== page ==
In Anti-Oedipus, divergent, deterritorialized and decoded flows and forces are treated as having “nomadic” qualities; the “war machine” is the next stage of this analysis, focusing on the more intransigent and conflict-driven aspects of their functions. War machines, in other words, make exactly what their name implies, and the target of this war is the state itself (D & G here were drawing on the anthropological work of Pierre Clastres, which analyzed the way certain indigenous societies made the repelling of the state the very rationale of their social quasi-orders). War machines come in many different forms: your affinity group is a war machine, the agorist is a war machine, street gangs and pirates, even certain kinds of commercial organizations. Not all war machines are positive: they’re capable of being darkly violent, tribalistic, even fascistic.


Of taxation we’ve already said quite a bit, so it is rent and profit that must be addressed. While taxation is obviously correlated to state function, for many the suggestion that rent and profit – two fundamental aspects of the capitalist market economy – arise from the functions of the state might appear as absolutely erroneous. But consider the little-acknowledged understanding, even in conventional economic discourses, that the more open the systems of exchange and circulation are, the more the capacity to maintain rates of profit accumulation in the long-term falls. With the capacity to enter freely, or to subtract entire sets of relations, from market systems, the ability for certain actors to assume an inordinate share of the market becomes untenable – which is precisely why reliance on state-granted and enforced monopolies becomes necessary for entrenched power structures to shore themselves up against this deterritorializing tide.

The same could be said for rent,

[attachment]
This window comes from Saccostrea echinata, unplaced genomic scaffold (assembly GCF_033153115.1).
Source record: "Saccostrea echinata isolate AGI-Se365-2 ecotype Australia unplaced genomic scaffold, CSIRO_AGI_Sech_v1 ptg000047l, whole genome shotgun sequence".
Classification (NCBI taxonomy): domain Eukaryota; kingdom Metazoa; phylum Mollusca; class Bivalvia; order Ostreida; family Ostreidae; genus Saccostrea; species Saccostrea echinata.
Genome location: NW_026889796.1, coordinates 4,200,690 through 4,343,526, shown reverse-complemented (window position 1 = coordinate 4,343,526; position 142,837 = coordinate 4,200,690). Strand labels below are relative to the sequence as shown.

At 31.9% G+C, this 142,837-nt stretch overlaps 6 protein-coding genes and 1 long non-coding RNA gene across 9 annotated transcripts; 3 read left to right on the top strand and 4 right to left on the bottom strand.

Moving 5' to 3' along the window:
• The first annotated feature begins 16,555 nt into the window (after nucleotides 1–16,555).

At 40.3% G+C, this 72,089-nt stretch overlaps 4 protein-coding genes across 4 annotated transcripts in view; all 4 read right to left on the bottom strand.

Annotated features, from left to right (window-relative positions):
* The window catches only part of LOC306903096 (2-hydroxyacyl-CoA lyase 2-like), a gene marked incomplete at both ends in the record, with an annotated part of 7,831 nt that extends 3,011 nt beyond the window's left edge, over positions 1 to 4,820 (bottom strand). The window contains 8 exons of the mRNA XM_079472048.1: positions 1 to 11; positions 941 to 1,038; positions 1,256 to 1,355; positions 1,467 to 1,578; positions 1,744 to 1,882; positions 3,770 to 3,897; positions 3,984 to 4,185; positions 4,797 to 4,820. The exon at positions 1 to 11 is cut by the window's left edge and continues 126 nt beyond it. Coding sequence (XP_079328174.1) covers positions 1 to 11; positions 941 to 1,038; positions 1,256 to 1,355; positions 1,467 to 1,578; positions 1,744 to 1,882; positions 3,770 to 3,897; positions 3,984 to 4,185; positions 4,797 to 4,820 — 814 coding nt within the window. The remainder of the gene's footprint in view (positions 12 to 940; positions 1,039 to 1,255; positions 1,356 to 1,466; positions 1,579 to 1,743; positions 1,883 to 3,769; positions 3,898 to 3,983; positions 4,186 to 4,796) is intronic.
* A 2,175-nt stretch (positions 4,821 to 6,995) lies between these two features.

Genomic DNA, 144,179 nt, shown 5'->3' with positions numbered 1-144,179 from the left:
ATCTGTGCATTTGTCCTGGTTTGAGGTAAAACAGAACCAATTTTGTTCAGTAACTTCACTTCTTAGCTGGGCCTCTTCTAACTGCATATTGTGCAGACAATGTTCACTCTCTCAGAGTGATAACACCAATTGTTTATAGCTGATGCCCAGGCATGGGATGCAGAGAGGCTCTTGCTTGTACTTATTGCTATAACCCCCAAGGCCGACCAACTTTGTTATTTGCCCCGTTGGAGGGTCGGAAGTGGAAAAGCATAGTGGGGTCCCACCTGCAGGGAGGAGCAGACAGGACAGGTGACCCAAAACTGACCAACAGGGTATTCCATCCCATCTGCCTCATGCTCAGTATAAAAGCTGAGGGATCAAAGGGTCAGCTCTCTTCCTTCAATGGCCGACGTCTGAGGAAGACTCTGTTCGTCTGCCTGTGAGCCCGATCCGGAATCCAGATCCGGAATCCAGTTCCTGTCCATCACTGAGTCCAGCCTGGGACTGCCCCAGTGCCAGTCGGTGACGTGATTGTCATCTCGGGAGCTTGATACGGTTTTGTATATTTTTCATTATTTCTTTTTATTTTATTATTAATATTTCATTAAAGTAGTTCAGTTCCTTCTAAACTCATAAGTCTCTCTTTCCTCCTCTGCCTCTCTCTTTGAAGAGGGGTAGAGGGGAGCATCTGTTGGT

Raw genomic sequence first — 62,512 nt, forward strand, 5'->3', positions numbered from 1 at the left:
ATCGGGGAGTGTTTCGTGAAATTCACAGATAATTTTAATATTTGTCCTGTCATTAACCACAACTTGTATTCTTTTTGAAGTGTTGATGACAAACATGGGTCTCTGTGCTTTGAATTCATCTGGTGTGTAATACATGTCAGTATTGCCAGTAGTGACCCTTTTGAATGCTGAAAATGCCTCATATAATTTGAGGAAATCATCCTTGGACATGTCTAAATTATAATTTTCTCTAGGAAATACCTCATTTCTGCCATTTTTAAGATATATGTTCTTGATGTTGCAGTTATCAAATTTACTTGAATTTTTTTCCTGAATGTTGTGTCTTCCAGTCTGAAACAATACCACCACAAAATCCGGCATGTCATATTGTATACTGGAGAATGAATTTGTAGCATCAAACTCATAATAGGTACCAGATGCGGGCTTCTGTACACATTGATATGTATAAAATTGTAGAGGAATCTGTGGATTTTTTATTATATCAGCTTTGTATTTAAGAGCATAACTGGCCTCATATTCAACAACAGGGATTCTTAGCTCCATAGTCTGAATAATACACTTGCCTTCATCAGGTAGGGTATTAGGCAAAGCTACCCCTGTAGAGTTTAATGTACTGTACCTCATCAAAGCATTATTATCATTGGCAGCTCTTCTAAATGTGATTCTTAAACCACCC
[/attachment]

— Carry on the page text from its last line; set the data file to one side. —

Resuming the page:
Robert Anton Wilson: .. I will admit that people, hoodwinked by these ideas, will continue to pay rent even in freedom, for a while at least. But I think that, after a time, observing that their Tuckerite neighbors are not submitting to this imposture, they would come to their senses and cease paying tribute to the self-elected ‘owners’… I myself would not pay rent one day beyond the point at which the police… are at hand to collect it via ‘argument per blunt instrument’.”


a future where desire operates at the “molecular” level, not at the level of some abstract collectivity.

host-life-bits.. via self-talk as the day [aka: not part\ial.. for (blank)’s sake…]

It would be utterly incorrect to say that the entirety of D & G’s praxis is about some ‘free-market communism’, as it has been described by Eugene Holland. It would be equally incorrect , however, to pretend that the relationship between markets and liberation does not matter in the great scheme of their work .. Any market anarchist elements that are gleamed must be married to their wider gamut of concerns – futurity, globality, the unleashing of desires to their fullest extent, the dissolution of all externals and internal dynamics of power, on and on.